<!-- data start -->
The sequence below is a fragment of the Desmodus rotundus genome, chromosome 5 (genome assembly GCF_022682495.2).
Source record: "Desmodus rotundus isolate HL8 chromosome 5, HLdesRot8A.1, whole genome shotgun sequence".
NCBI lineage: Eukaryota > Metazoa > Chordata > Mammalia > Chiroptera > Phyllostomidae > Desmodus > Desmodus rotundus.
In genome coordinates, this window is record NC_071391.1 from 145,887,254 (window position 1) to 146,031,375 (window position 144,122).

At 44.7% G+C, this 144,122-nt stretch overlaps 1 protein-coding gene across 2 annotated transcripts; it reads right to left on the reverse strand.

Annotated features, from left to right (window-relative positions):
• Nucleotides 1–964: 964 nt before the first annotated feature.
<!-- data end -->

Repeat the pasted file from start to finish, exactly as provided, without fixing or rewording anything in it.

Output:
The sequence below is a fragment of the Desmodus rotundus genome, chromosome 5 (genome assembly GCF_022682495.2).
Source record: "Desmodus rotundus isolate HL8 chromosome 5, HLdesRot8A.1, whole genome shotgun sequence".
NCBI lineage: Eukaryota > Metazoa > Chordata > Mammalia > Chiroptera > Phyllostomidae > Desmodus > Desmodus rotundus.
In genome coordinates, this window is record NC_071391.1 from 145,887,254 (window position 1) to 146,031,375 (window position 144,122).

At 44.7% G+C, this 144,122-nt stretch overlaps 1 protein-coding gene across 2 annotated transcripts; it reads right to left on the reverse strand.

Annotated features, from left to right (window-relative positions):
• Nucleotides 1–964: 964 nt before the first annotated feature.